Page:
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Nov
20
comment BruteForcer XOR (bfxor.exe) to attack 64-bit keys and longer
That KGB agents found themselves in this scenario once doesn't imply that it is a "common mistake", especially in the digital age. In addition, there is no reason to believe that the reused pad would be just a handful of bytes reused as many times as is necessary to encrypt an entire file. It's an interesting problem and I'm certainly not telling you to stop your pursuit, but I am absolutely not convinced that it is of any practical value.
Nov
18
comment BruteForcer XOR (bfxor.exe) to attack 64-bit keys and longer
"Now this may all be laughable in 2014 though where most cryptographers and even I use 2048 to 8192-bit (256 to 1024 Bytes) Keys for XOR encryption" - No cryptographer in 2014 is using anything like a vigenere cipher.
Nov
14
comment Random Permutation polynomial
I'm not convinced that limiting the degree of the polynomial serves a purpose, and you have the problem that low-order permutation polynomials aren't going to be very random. $x + a$ defines a permutation for every $a$, but it's just a set of permutations of size $p$.
Nov
11
comment Random Permutation polynomial
1) That's different enough that you should probably ask separately 2) I don't know 3) it doesn't really sound like a crypto question anymore, mathoverflow.net might get you better answers.
Nov
7
comment Random Permutation polynomial
Right, the $q!$ part is just counting the permutations. Proving it fully does require the fact that all functions are expressible as polynomials. This follows from the construction I gave, though there are better proofs (that escape me right now). Note that the limit on the order of the polynomial comes from $x^q = x$.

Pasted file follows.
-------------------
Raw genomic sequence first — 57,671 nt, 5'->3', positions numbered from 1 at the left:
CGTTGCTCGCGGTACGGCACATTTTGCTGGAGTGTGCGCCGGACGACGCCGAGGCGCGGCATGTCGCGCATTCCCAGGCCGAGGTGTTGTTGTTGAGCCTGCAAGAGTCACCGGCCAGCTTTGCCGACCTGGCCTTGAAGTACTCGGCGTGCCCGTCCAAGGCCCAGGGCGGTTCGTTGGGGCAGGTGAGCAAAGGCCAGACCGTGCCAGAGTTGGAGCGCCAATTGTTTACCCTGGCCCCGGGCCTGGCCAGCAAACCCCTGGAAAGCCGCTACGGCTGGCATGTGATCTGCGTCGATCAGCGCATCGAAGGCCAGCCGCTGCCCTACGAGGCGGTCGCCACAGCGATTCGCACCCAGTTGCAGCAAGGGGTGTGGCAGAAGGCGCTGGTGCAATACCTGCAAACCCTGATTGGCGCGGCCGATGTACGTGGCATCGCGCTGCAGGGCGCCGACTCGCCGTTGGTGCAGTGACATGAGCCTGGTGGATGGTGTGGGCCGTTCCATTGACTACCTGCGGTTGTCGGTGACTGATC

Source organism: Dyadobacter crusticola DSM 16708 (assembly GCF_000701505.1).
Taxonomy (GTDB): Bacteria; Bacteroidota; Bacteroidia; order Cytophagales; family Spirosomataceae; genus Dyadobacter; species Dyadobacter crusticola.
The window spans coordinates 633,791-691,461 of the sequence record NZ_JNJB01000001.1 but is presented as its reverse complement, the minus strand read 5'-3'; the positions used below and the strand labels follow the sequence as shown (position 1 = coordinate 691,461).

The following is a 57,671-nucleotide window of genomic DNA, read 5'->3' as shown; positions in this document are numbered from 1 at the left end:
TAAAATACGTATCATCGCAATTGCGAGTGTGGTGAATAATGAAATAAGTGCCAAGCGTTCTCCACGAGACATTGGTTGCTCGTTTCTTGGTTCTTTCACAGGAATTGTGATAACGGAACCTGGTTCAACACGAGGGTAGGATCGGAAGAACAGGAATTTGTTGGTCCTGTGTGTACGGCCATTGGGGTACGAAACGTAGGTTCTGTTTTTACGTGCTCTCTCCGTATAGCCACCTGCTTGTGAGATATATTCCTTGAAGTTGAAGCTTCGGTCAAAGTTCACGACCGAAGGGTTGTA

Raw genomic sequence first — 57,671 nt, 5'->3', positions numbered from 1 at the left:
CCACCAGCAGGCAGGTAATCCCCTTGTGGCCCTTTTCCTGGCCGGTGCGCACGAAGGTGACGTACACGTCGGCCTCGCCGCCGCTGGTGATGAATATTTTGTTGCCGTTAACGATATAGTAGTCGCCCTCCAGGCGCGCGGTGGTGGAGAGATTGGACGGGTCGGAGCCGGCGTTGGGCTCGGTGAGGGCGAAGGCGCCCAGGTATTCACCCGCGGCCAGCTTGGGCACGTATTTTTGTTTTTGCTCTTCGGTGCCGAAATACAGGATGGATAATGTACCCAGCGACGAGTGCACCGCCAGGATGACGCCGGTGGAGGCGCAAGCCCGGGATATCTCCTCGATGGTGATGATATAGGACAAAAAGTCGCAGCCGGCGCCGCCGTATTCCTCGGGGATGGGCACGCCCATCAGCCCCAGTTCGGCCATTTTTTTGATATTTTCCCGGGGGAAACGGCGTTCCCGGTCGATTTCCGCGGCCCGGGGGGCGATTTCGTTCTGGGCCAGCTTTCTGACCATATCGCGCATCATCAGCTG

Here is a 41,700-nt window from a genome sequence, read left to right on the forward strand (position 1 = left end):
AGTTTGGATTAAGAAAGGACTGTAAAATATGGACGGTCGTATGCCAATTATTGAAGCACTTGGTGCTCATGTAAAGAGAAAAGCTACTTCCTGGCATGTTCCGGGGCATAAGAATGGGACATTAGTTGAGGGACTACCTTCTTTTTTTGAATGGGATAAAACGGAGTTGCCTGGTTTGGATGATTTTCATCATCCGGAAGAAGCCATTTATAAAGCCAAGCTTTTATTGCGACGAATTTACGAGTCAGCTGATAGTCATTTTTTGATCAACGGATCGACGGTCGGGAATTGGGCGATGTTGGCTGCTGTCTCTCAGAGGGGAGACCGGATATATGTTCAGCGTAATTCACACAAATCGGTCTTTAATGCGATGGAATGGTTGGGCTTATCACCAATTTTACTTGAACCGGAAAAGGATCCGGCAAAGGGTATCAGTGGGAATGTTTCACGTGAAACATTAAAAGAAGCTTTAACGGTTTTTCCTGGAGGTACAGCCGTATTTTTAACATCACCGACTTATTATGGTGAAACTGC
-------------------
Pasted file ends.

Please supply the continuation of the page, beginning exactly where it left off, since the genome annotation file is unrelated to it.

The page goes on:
Nov
7
revised Random Permutation polynomial
added answer to question 1
Nov
7
answered Random Permutation polynomial
Oct
16
comment Are LFSRs enough for this?
hmm, I just realized b and t are not the same... I'll have to think about t < b.
Oct
16
comment Are LFSRs enough for this?
An edit is fine with me, though I don't think you should make any more. Too many edits and it's a conversation, which the platform doesn't do well.
Oct
16
revised Are LFSRs enough for this?
considered new premise
Oct
15
revised Are LFSRs enough for this?
added 153 characters in body
Oct
15
answered Are LFSRs enough for this?
Oct
15
comment Are LFSRs enough for this?
If I know the initial state, can't I just step my copy of the LFSR until its state matches one of the tickets? If the time makes sense, assume it was the first player's otherwise keep stepping. Or are we assuming that there are too many steps to make this feasible?
Oct
13
answered Is it possible to 'fake' time for TOTP? (Time-based One-time Password)
Oct
8
comment Are hash functions chaotic?
en.wikipedia.org/wiki/Avalanche_effect
Oct
7
comment Session based AES with random key and static salt
Is this in addition to or instead of SSL? Is the RSA key embedded in the application?
Oct
2
comment Is deniable error-correction possible?
Given a set of words $W$ and the noise profile of the channel it's easy to calculate the probability that some received message $w'$ was originally broadcast as a word in $W$. That seems too simple, but I don't see any other way to interpret your question if nothing is secret and there's only 1 message sent.
Oct
2
answered Is deniable error-correction possible?
Sep
24
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Sep
19
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